Private Sydney: war of fashion, art and mags
It's been a week of fiery exchanges with David Jones and Myer battling over designer Kym Ellery, while the story of duelling magazine divas Nene King and Dulcie Boling will be told in the next Paper Giants series.PT2M8S http://www.dailylife.com.au/action/externalEmbeddedPlayer?id=d-2dpdl 620 349 February 1, 2013
IT IS arguably the most political cocktail dress in the country right now, and on Wednesday it will be in the frontline of a multibillion-dollar battle when David Jones's star model,
Miranda Kerr, sashay's down the runway wearing Ellery.
Sending a clear message to arch rival Myer, DJs is putting the Ellery frock, by the designer Kimberley Ellery, in the coveted ''opening'' position at its autumn/winter fashion extravaganza.
Attention-grabber ... Miranda Kerr in a creation by Ellery. Photo: Supplied
The designer is also expected to be installed in the front row of the parade, another inidicator of just how much support David Jones is giving Ellery, who has landed in the centre of a fierce corporate showdown.
Part of DJ's marketing strategy is the ''family'' of Australian designers it exclusively stocks and invests millions of dollars in promoting, a family which for now includes Ellery.
On Wednesday Myer backed down from legal action that would have thrown the DJs launch into chaos by seeking an injunction to stop the retailer stocking and promoting the Ellery label.
Kerr features on the cover of the new season DJs catalogue wearing Ellery, a glossy magazine in which the store has invested hundreds of thousands of dollars. If Myer had succeeded in the injunction, the retailer would have been forced to shred thousands of copies of the expensive catalogue on the eve of its launch.
A trial is scheduled for April, when Myer intends to pursue its injunction to stop the brand being sold in David Jones, but not before Kerr gets to wear the label on Wednesday night, the image being beamed to media outlets across the country.
Myer signed a three-year exclusivity deal with Ellery in 2011.
According to court documents, the relationship between Myer and Ellery started to deteriorate late last year over celebrities wearing the label to the Spring Racing Carnival. Myer initially arranged for model Rebecca Judd to wear an Ellery gown, but changed its mind. Instead, Ellery arranged for actor Mischa Barton to wear the label to the races, a high-profile fashion event providing valuable marketing exposure where celebrities are photographed and spruik the labels they wear.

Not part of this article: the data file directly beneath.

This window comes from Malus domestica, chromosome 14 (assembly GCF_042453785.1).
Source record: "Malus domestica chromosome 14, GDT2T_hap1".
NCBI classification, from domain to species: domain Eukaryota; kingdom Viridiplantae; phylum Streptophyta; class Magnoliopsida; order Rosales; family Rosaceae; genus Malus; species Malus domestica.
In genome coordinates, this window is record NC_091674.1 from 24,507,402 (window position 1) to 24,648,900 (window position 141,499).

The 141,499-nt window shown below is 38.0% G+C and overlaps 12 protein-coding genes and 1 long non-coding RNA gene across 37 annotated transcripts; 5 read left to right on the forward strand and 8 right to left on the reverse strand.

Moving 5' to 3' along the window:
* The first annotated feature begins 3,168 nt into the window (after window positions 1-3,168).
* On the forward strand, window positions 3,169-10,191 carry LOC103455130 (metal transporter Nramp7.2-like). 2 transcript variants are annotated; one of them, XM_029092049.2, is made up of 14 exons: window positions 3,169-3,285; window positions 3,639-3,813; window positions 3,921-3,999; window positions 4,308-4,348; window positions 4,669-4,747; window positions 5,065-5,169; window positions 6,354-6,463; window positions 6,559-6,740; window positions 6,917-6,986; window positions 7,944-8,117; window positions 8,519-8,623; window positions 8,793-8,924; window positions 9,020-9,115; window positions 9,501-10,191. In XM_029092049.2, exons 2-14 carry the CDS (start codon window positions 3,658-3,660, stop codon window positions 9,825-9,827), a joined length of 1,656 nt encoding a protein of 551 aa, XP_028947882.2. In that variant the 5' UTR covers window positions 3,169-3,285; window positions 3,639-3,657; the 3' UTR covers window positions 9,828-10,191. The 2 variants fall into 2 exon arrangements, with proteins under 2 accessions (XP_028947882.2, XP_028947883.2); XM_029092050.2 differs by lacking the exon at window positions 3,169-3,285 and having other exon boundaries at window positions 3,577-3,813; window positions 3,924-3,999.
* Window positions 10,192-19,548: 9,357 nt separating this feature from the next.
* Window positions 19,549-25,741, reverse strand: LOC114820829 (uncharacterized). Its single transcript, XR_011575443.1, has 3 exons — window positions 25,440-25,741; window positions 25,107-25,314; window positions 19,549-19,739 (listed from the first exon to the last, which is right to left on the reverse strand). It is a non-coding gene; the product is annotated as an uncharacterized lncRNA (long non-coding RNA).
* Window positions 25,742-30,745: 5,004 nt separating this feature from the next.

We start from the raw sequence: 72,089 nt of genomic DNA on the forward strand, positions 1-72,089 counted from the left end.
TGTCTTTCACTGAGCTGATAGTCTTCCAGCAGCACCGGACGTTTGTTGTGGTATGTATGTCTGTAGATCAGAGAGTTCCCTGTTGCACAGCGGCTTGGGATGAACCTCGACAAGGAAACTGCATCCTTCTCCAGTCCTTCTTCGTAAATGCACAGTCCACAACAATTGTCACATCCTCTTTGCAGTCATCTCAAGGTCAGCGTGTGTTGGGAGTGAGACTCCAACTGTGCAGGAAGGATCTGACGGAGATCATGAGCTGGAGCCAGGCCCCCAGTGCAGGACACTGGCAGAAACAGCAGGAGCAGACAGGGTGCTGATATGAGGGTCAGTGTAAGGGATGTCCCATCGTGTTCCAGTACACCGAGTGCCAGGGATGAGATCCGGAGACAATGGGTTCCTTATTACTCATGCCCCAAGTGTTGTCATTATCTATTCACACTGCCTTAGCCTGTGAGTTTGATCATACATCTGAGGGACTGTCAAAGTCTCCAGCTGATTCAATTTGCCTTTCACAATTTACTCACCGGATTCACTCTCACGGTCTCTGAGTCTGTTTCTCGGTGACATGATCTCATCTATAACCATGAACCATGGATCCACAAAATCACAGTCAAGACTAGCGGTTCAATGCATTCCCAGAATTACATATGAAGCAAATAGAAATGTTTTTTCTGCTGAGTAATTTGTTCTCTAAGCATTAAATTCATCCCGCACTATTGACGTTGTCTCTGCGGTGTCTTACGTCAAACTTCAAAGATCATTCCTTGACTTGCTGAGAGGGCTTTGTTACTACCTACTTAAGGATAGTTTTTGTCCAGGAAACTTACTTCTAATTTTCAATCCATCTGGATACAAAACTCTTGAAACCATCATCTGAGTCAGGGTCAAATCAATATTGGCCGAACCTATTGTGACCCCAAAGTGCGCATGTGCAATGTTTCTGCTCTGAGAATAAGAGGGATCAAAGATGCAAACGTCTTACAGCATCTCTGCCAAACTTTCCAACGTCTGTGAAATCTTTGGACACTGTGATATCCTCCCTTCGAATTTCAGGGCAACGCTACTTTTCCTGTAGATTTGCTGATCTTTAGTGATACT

Ellery also claims Myer's former general manager of merchandise, Judy Coomber, advised Ellery to design women's officewear to boost sales.
''I was shocked to hear that suggestion … Ellery is not a workwear brand.''
The designer then attempted to reach Myer's chief executive, Bernie Brookes, claiming he told her in an email: '''I have no interest in meeting with you. I have many loyal suppliers and designers who I allocate my time to.''
BRADMAN PORTRAIT AMONG ARTIST'S LOSSES
When John Singleton's luxury Pretty Beach guesthouse in Killcare went up in flames last year, along with it went several valuable works by the artist Bill Leak, including a highly prized portrait of cricket legend Sir Donald Bradman.
''It wasn't just the grand piano which had burned into oblivion, so had my paintings … it has taken a while for me to realise just how devastating this has been,'' Leak told PS.
While insurance will cover the cost of rebuilding multi-millionaire Singleton's guesthouse, Leak says he has now discovered the insurance policy did not stretch to his artworks, which combined were worth nearly $200,000.
''Singo and I had a mate's agreement. The house was an excellent place to hang the works, but I never took out insurance over them. Financially it is a disaster, and I guess it means a lot more cartoons,'' a somewhat defeated Leak said.
Among the works were portraits of late AC/DC singer Bon Scott and the late Charles Perkins, an old friend of Singleton's.
''The Don Bradman piece was signed by him, too. I had painted it in 1988 and it was particularly valuable. I had kept it as a sort of retirement plan,'' Leak said, adding that the loss was not just measured in financial value.
''You don't just acquire artworks, they are created. It is a massive blow for me … it's a bit like losing one of your own. If someone had stolen the works, it probably would not have been so hard for me to take because at least you know the artwork lives on. But this, this is just so final. It is a terrible blow.''